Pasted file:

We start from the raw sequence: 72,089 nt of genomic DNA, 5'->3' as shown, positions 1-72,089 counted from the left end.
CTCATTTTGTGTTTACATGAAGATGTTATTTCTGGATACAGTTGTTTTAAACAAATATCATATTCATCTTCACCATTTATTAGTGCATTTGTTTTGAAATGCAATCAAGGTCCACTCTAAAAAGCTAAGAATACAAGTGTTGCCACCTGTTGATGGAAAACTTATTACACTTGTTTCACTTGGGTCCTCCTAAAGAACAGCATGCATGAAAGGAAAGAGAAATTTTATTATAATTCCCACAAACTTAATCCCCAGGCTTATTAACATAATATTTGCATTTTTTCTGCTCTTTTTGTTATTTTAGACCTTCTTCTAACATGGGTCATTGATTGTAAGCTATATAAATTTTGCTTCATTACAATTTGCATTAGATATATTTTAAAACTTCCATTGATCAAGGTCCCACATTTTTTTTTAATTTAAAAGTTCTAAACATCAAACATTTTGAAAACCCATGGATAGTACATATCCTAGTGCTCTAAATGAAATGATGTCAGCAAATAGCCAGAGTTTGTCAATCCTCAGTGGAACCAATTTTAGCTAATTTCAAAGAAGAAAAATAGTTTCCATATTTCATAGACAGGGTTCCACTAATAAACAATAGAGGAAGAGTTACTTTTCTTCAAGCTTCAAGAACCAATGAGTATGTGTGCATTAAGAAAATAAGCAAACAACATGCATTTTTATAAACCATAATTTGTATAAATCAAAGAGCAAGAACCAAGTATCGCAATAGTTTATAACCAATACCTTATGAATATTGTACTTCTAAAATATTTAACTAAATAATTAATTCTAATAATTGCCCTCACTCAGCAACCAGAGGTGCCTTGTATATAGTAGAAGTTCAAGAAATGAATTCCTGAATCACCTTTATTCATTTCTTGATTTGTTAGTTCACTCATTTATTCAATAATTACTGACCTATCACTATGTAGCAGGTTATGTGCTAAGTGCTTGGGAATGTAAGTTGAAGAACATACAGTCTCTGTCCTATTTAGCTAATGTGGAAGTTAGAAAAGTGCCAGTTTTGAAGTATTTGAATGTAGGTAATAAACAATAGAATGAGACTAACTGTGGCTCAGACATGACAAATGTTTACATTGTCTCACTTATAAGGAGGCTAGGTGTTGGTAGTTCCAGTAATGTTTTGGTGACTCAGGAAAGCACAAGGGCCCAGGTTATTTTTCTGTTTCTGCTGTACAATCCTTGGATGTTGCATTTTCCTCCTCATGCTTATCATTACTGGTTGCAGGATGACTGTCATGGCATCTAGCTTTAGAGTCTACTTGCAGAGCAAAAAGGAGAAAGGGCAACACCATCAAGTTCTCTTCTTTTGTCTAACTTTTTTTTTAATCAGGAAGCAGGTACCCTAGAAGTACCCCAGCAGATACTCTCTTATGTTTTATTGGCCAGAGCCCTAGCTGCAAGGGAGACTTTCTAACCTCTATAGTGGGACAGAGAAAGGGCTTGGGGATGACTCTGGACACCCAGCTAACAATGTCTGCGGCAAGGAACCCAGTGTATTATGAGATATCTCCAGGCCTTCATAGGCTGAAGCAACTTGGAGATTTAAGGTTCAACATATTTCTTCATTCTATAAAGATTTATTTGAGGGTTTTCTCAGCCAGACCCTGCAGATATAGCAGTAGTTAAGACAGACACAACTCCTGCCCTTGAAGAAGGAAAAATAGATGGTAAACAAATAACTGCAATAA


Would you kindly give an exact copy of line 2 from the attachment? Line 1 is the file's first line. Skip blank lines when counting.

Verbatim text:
CTCATTTTGTGTTTACATGAAGATGTTATTTCTGGATACAGTTGTTTTAAACAAATATCATATTCATCTTCACCATTTATTAGTGCATTTGTTTTGAAATGCAATCAAGGTCCACTCTAAAAAGCTAAGAATACAAGTGTTGCCACCTGTTGATGGAAAACTTATTACACTTGTTTCACTTGGGTCCTCCTAAAGAACAGCATGCATGAAAGGAAAGAGAAATTTTATTATAATTCCCACAAACTTAATCCCCAGGCTTATTAACATAATATTTGCATTTTTTCTGCTCTTTTTGTTATTTTAGACCTTCTTCTAACATGGGTCATTGATTGTAAGCTATATAAATTTTGCTTCATTACAATTTGCATTAGATATATTTTAAAACTTCCATTGATCAAGGTCCCACATTTTTTTTTAATTTAAAAGTTCTAAACATCAAACATTTTGAAAACCCATGGATAGTACATATCCTAGTGCTCTAAATGAAATGATGTCAGCAAATAGCCAGAGTTTGTCAATCCTCAGTGGAACCAATTTTAGCTAATTTCAAAGAAGAAAAATAGTTTCCATATTTCATAGACAGGGTTCCACTAATAAACAATAGAGGAAGAGTTACTTTTCTTCAAGCTTCAAGAACCAATGAGTATGTGTGCATTAAGAAAATAAGCAAACAACATGCATTTTTATAAACCATAATTTGTATAAATCAAAGAGCAAGAACCAAGTATCGCAATAGTTTATAACCAATACCTTATGAATATTGTACTTCTAAAATATTTAACTAAATAATTAATTCTAATAATTGCCCTCACTCAGCAACCAGAGGTGCCTTGTATATAGTAGAAGTTCAAGAAATGAATTCCTGAATCACCTTTATTCATTTCTTGATTTGTTAGTTCACTCATTTATTCAATAATTACTGACCTATCACTATGTAGCAGGTTATGTGCTAAGTGCTTGGGAATGTAAGTTGAAGAACATACAGTCTCTGTCCTATTTAGCTAATGTGGAAGTTAGAAAAGTGCCAGTTTTGAAGTATTTGAATGTAGGTAATAAACAATAGAATGAGACTAACTGTGGCTCAGACATGACAAATGTTTACATTGTCTCACTTATAAGGAGGCTAGGTGTTGGTAGTTCCAGTAATGTTTTGGTGACTCAGGAAAGCACAAGGGCCCAGGTTATTTTTCTGTTTCTGCTGTACAATCCTTGGATGTTGCATTTTCCTCCTCATGCTTATCATTACTGGTTGCAGGATGACTGTCATGGCATCTAGCTTTAGAGTCTACTTGCAGAGCAAAAAGGAGAAAGGGCAACACCATCAAGTTCTCTTCTTTTGTCTAACTTTTTTTTTAATCAGGAAGCAGGTACCCTAGAAGTACCCCAGCAGATACTCTCTTATGTTTTATTGGCCAGAGCCCTAGCTGCAAGGGAGACTTTCTAACCTCTATAGTGGGACAGAGAAAGGGCTTGGGGATGACTCTGGACACCCAGCTAACAATGTCTGCGGCAAGGAACCCAGTGTATTATGAGATATCTCCAGGCCTTCATAGGCTGAAGCAACTTGGAGATTTAAGGTTCAACATATTTCTTCATTCTATAAAGATTTATTTGAGGGTTTTCTCAGCCAGACCCTGCAGATATAGCAGTAGTTAAGACAGACACAACTCCTGCCCTTGAAGAAGGAAAAATAGATGGTAAACAAATAACTGCAATAA